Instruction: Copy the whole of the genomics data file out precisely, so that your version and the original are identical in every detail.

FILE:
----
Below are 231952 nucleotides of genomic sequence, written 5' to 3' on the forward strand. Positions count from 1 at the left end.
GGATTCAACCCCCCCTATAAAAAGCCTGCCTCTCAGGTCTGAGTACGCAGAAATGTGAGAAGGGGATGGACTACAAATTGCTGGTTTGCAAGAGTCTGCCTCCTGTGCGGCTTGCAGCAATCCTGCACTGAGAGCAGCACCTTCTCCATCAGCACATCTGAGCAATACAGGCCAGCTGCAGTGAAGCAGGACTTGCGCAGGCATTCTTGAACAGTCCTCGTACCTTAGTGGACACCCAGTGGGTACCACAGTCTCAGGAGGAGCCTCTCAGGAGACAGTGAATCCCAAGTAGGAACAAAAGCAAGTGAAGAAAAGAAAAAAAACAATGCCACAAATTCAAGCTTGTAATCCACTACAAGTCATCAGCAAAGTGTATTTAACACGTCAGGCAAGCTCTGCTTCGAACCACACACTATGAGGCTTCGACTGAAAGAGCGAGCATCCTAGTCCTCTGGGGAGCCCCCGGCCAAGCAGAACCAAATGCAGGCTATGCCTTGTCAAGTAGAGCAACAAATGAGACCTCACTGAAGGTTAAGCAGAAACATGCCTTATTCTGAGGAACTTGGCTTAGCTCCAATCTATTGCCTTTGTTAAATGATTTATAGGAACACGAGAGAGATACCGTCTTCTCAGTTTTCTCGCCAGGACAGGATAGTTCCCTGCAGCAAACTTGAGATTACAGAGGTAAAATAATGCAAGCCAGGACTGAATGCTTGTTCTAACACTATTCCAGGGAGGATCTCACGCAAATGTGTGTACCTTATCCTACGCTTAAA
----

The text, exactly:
Below are 231952 nucleotides of genomic sequence, written 5' to 3' on the forward strand. Positions count from 1 at the left end.
GGATTCAACCCCCCCTATAAAAAGCCTGCCTCTCAGGTCTGAGTACGCAGAAATGTGAGAAGGGGATGGACTACAAATTGCTGGTTTGCAAGAGTCTGCCTCCTGTGCGGCTTGCAGCAATCCTGCACTGAGAGCAGCACCTTCTCCATCAGCACATCTGAGCAATACAGGCCAGCTGCAGTGAAGCAGGACTTGCGCAGGCATTCTTGAACAGTCCTCGTACCTTAGTGGACACCCAGTGGGTACCACAGTCTCAGGAGGAGCCTCTCAGGAGACAGTGAATCCCAAGTAGGAACAAAAGCAAGTGAAGAAAAGAAAAAAAACAATGCCACAAATTCAAGCTTGTAATCCACTACAAGTCATCAGCAAAGTGTATTTAACACGTCAGGCAAGCTCTGCTTCGAACCACACACTATGAGGCTTCGACTGAAAGAGCGAGCATCCTAGTCCTCTGGGGAGCCCCCGGCCAAGCAGAACCAAATGCAGGCTATGCCTTGTCAAGTAGAGCAACAAATGAGACCTCACTGAAGGTTAAGCAGAAACATGCCTTATTCTGAGGAACTTGGCTTAGCTCCAATCTATTGCCTTTGTTAAATGATTTATAGGAACACGAGAGAGATACCGTCTTCTCAGTTTTCTCGCCAGGACAGGATAGTTCCCTGCAGCAAACTTGAGATTACAGAGGTAAAATAATGCAAGCCAGGACTGAATGCTTGTTCTAACACTATTCCAGGGAGGATCTCACGCAAATGTGTGTACCTTATCCTACGCTTAAA